One of the big questions that has hung around the ANC from 1994 onwards is where he gets its funding from. Luthuli House as a building is an expensive thing to run, the organisation to keep branches and regions functioning must cost much more than the annual membership fees and the state funding. When it comes to funding, that line between the ANC and the state must surely be growing wider and wider by the day. Considering that the ANC’s investment vehicle Chancellor House already has more than question marks around it, and that the party’s elections head Nomvula Mokonyane has claimed they spent a figure of R1-billion on last year’s polls, it would be fair to say the party has access to cash. Bucketloads of it. And so perhaps Zuma plans to simply campaign his way out of this problem.
That said, in a situation where Dlamini-Zuma is the ANC’s leader, the DA will have its own bucketloads. Many people, and many companies, will believe the election is their last chance to save the country. And so you could have a ghastly spending match between government money for the ANC and corporate money for the DA.
There are other factors to consider as well. It seems that Zuma is entirely used to being surrounded by two groups of people. The one group wears smart suits and try their best to keep people away from him. The other is usually an adoring, smiling and sometimes ululating crowd. This could suggest it’s possible that the bubble he lives in is very far removed from the bubbles which accommodate other South Africans. When someone like Zuma claims that the marches protesting against his reshuffle show that “racism is still alive”, and is met with the front page of The Sun tabloid with pictures of black protesters the next day, it could be claimed they’ve lost their touch.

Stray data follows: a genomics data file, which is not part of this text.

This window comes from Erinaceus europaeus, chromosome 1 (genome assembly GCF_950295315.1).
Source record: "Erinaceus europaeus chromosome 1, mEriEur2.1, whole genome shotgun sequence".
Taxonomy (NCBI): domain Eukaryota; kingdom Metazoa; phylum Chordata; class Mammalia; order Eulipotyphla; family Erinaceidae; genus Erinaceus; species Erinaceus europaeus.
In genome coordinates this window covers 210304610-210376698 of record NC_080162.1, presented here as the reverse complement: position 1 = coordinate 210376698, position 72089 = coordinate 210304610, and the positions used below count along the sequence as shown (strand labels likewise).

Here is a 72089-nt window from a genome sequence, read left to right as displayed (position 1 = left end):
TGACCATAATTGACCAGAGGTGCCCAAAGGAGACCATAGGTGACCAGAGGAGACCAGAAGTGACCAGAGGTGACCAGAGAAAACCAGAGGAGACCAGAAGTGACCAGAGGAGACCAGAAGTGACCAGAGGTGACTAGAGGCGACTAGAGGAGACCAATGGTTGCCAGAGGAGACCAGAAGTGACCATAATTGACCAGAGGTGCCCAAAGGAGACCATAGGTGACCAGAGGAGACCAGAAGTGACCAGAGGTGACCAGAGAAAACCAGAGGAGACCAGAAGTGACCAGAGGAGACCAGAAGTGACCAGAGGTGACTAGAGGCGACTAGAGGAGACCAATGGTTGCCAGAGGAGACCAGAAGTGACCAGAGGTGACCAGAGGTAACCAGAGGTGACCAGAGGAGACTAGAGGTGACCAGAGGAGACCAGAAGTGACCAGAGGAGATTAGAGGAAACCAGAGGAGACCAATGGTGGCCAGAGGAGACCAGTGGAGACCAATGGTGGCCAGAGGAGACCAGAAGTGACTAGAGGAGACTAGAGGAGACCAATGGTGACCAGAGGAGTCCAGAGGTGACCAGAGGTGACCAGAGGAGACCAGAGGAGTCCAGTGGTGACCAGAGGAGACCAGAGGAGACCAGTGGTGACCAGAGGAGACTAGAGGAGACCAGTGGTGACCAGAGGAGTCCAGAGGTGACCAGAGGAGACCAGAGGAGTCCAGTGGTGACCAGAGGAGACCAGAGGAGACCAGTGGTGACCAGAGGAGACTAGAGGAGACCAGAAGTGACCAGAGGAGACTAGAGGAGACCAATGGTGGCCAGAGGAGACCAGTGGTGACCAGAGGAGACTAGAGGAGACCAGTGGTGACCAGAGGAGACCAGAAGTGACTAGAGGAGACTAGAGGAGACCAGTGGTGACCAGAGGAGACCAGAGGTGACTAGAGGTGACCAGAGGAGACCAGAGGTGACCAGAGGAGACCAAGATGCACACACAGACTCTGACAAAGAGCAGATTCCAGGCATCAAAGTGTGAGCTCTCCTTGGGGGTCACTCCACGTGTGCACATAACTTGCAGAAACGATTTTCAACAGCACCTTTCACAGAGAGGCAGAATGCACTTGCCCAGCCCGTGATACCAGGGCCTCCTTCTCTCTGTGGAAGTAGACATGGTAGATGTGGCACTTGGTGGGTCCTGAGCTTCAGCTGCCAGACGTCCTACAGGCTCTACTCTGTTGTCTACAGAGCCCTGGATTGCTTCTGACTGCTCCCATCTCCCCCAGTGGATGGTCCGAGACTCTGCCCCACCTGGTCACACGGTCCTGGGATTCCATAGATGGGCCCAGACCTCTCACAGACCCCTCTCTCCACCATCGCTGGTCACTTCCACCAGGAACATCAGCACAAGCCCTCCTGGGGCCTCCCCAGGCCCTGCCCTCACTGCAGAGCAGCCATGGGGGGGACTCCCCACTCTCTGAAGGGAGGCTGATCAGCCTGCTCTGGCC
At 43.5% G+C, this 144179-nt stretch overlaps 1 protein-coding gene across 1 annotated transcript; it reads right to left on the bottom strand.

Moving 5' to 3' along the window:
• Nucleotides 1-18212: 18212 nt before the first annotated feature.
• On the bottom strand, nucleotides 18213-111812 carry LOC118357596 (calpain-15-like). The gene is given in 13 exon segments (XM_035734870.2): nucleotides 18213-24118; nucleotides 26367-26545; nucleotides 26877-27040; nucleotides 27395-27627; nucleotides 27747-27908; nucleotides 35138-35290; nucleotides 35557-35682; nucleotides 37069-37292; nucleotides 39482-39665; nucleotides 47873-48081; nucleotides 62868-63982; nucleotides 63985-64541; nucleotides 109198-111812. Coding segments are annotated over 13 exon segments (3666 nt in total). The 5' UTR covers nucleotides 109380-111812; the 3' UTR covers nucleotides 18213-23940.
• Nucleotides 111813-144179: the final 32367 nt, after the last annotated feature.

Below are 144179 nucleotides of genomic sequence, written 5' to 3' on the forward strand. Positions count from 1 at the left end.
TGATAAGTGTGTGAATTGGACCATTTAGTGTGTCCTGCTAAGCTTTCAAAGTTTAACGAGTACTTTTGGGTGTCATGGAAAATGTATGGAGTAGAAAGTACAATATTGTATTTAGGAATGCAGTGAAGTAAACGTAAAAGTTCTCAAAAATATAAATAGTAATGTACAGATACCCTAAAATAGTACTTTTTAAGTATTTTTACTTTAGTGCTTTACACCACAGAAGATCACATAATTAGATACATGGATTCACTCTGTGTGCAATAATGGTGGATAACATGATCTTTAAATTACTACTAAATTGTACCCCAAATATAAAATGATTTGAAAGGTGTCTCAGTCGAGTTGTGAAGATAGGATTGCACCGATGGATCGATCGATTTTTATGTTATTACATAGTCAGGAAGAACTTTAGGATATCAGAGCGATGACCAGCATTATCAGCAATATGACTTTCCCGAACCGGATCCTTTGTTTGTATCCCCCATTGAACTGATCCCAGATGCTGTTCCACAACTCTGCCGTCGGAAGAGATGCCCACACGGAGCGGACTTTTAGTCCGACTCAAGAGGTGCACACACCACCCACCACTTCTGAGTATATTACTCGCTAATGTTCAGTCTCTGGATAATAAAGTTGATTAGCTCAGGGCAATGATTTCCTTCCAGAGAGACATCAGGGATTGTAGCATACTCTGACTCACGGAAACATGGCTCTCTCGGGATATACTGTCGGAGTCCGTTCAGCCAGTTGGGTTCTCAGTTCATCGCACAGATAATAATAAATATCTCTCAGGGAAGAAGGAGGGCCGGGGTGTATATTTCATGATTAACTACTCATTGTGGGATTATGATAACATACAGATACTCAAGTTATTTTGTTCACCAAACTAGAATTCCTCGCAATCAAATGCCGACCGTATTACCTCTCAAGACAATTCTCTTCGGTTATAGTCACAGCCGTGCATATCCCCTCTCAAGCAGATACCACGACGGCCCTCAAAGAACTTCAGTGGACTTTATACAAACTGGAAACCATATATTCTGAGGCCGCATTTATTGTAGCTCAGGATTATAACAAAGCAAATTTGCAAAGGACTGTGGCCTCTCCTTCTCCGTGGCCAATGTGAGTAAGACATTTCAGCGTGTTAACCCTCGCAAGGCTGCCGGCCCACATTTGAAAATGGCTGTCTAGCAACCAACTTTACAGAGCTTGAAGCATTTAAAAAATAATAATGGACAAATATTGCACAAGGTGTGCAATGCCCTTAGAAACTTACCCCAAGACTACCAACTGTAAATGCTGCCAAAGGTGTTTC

Certainly Zuma seems to inhabit a very different South Africa to the rest of us. And it’s possible that he has underestimated the anger of many people towards him. In many ways, his strength has never actually been as a campaigner for the ANC (outside of KwaZulu-Natal), but his control of the ANC. That could mean it is possible he has misread the political situation in the country generally.
There are two things that I cling to in those long and sleepless nights. The first, and it’s worth repeating, is that it’s very hard to steal elections in this country. The second is that Zuma, and the people around him, have made serious mistakes before (Des van Rooyen... for example).
It is possible that he, and they, have misjudged South Africa, badly. DM
Photo: President Jacob Zuma addressing the Indigenous and Traditional Leaders Indaba held at Birchwood Hotel in Boksburg under the theme ‘Unity in Diversity – Together moving South Africa forward for an inclusive prosperous future’. 29/05/2017 Kopano Tlape GCIS